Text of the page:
I left Romania in 2008 with a light professional experience. Even so, I’ve met managers that often cursed their employees, salaries that had been paid months later, lack of work-contracts etc. In the past four years I’ve had the opportunity to work in international teams throughout Europe.
As a rule of thumb, west European countries had, in my experience, a more effective and simple approach to work than east European countries. Work hours were more (self)-regulated and there was a distinct cut-off between work and personal life. It’s here that I learned to speak the international business language of collaboration.
This comes in huge contrast with the work relationships that mix with status, competition, complaining, trickery and self-victimizing I sometimes find here. A foreign friend recently employed in Romania told me how his project got delayed several times, months in a row, and he’s not sure about the next deadline either.
Some complained about the business communication. You exchange mails, phone calls and offers, and then everything turns silent. It is a combination* of business and courtship, leaning on the latter. People seem to have misunderstood the meaning of ‘fake it till you make it’.
My pet peeve when talking about business relationships would have to be time management. Or the lack of it. Romania being a combination of latin and slavic cultures, being late means also not apologizing about it. If possible, find an excuse and ‘fake it till you make it’.
The reason why this bothers me a lot is because every ‘respectable’ business person wears on technology that would power a moped. So you’d think that they can remember a meeting if it’s written on the pad, smartphone and latest mac.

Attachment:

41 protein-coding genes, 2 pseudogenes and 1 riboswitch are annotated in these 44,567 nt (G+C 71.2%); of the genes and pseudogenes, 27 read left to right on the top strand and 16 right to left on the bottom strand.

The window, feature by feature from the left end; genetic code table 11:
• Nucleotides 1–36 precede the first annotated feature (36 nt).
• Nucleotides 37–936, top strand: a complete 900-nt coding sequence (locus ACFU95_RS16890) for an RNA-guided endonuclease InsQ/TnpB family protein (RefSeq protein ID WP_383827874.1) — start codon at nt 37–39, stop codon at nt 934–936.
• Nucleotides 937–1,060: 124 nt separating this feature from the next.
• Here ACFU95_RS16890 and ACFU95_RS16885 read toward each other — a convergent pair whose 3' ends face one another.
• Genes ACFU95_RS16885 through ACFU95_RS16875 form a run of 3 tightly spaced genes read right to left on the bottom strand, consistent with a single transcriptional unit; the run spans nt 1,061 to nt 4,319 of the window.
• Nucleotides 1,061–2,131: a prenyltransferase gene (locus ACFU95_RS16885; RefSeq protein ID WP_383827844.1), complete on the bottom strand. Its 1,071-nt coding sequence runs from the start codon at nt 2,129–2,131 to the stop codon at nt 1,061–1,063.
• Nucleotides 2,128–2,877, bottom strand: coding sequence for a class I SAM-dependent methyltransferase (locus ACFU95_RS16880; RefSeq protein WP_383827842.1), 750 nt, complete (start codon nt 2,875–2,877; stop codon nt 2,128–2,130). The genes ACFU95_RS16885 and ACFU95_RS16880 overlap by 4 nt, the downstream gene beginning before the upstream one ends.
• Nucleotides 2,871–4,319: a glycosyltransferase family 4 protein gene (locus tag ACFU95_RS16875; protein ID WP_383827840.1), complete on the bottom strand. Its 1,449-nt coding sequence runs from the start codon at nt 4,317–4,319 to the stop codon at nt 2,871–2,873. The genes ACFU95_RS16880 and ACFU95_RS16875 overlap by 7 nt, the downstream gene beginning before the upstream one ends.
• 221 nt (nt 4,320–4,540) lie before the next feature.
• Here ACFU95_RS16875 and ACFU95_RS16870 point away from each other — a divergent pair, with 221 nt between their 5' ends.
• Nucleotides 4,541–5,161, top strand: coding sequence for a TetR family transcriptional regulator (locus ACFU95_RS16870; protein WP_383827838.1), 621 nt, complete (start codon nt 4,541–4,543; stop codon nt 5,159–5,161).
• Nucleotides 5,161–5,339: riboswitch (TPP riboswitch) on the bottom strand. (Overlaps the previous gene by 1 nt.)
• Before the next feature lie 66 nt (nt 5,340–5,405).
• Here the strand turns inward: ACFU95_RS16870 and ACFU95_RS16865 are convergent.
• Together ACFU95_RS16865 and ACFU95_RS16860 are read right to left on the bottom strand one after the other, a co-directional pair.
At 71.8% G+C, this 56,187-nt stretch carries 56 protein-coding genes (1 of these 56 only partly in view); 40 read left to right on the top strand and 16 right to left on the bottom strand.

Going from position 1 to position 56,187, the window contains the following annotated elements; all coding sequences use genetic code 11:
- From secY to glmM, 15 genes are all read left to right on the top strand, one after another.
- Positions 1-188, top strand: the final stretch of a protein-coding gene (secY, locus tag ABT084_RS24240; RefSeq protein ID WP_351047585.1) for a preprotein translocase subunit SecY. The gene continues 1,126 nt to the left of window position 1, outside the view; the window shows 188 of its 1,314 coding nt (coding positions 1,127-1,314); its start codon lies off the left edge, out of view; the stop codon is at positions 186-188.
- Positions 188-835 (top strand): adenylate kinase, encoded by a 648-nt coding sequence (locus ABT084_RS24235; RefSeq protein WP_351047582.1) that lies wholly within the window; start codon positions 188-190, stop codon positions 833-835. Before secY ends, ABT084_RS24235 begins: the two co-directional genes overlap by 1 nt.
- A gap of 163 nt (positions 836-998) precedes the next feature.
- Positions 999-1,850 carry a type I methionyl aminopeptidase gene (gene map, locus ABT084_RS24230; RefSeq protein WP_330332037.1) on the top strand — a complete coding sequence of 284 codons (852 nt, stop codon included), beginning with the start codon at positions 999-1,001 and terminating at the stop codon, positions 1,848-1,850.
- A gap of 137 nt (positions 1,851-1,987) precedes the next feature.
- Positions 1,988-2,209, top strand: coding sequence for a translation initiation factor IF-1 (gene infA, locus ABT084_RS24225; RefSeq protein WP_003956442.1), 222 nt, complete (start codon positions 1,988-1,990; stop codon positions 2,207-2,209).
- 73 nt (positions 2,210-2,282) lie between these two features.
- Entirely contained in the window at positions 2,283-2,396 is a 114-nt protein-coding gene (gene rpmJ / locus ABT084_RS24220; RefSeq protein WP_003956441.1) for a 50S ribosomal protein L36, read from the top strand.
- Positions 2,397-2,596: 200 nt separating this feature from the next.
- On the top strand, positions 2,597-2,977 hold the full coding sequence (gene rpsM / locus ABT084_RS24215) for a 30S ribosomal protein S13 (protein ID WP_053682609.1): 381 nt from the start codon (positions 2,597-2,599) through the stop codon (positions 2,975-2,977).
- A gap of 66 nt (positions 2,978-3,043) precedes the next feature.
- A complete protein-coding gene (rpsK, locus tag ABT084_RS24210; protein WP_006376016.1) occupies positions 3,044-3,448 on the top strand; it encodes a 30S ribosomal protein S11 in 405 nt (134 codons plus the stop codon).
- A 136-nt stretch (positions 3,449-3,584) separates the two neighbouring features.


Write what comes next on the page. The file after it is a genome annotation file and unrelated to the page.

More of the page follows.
More than business relationships appear to be, political affairs are a zero-sum game. Disgusted and confused by the lack of integrity and ideology in political parties, I’ll leave this subject in need of more information. With a prime minister accused of plagiarism by two out of three commissions, and an overwhelming amount of internet data so that everybody can compare the two texts, I prefer to fast on this subject.
The end: Esse quam videri
By now you probably noticed what is it that I call bullshit. It’s this insulting lack of communication mixed with lack of integrity and honesty, all these being deferred from being personal weaknesses and promoted as means to protect against others with the same traits. I have a lot of respect for people who have shaped my view on things with their verticality and eye on the long-term gain.
If I could sum up in a sentence my feeling towards this subject, that would be the friendly latin advice esse quam videri – to be, rather than to seem to be (on Wikipedia).
If you’ve read so far – thank you, and please take this with a grain of salt, as things are changing for the better in the subjects I chose to speak firmly about. And sometimes is not the Who, but the What that has to change (embedded in the video embedded below).
* not with the meaning in the text, but worth knowing, in Ro slang a combination (o combinatie) is an activity done on shady terms, that benefits both sides, usually in the detriment of a third.